Historian and author John Sheaf
John and his wife, Sharman, moved to Hampton 36 years ago, after returning to the UK from a year in California. They had missed the old English houses and pubs from home, so they were delighted to find a beautiful Grade II listed cottage for sale on Thames Street. With the cottages on either side, it is the oldest building in Hampton and dates back to around 1540 – a busy year at Hampton Court Palace, where King Henry VIII married and divorced Anne of Cleves and then moved on to his fifth wife, Catherine Howard.
The rich history of the house is perfectly suited to its owner. John’s interest in local history began a number of years ago, and has now grown from a hobby to ‘virtually a full-time occupation.’ His wood-beamed living room is lined with shelves full of history books and photo albums, and old photographs cover the walls.
John has written several history books about Hampton and Hampton Hill, including ‘Edwardian Hampton – The story of Hampton and Hampton Hill from 1900 to 1914’. He is an active member of the Borough of Twickenham Local History Society, and a Trustee at the Twickenham Museum where he organises themed exhibitions about Twickenham, Whitton, Teddington and the Hamptons, including Hampton Hill.
John also owns a vast and fascinating collection of old photos, showing the changing face of our local community. Many of them were included in the booklet, published in 2013, to celebrate the 150-year anniversary of St James’s Church.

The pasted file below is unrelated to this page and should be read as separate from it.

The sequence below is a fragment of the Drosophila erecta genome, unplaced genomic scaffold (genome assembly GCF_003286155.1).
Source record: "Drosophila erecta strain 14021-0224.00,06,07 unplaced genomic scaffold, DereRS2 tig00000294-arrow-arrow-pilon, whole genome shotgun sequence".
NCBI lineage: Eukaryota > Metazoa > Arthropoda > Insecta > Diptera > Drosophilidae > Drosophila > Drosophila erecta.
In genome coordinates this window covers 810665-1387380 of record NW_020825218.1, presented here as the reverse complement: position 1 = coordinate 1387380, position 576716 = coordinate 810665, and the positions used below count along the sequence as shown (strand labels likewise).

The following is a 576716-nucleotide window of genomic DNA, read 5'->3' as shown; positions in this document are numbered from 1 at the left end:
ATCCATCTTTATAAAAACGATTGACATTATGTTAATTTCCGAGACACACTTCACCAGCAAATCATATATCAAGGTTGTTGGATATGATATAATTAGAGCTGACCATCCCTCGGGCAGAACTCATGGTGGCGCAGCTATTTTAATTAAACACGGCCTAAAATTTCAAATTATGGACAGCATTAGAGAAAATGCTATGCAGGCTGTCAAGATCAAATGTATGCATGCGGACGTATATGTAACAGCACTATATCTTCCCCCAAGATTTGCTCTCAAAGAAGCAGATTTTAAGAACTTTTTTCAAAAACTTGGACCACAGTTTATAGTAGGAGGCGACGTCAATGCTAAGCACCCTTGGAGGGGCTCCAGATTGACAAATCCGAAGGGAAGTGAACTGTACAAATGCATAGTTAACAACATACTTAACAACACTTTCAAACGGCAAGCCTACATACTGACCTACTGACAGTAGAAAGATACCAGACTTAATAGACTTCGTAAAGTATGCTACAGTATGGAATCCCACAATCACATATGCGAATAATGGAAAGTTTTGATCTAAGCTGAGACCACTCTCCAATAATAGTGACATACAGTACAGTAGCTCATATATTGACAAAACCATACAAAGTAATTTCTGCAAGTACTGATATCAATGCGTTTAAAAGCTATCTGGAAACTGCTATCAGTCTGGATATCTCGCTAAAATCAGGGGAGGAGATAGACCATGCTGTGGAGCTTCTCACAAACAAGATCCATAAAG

“The history of our local area is particularly interesting because we’ve always had kings and queens on our doorstep at Hampton Court Palace, the finest Tudor palace in the country,” says John. “And the Hamptons have also benefitted from the spin-off from Twickenham in the 18th Century, when several members of the ‘Literati’ lived there, including Horace Walpole and Alexander Pope.”
To find out lots more about our fascinating local history, don’t miss John’s talk “The History of Hampton Hill” at Hampton Hill Library at 7pm on Thursday 15 May 2014. To book a ticket just email firstname.lastname@example.org or call 0208 734 3320.
John Sheaf’s books and other local history books can be ordered through the Borough of Twickenham Local History Society website. All proceeds go to the Society.
You can also visit John’s exhibitions at the Twickenham Museum which can be found at 25 The Embankment, Twickenham, Middlesex TW1 3DU. The museum is open on Tuesdays and Saturdays from 11am-3pm, and Sundays from 2-4pm. Entry is free but donations are welcome.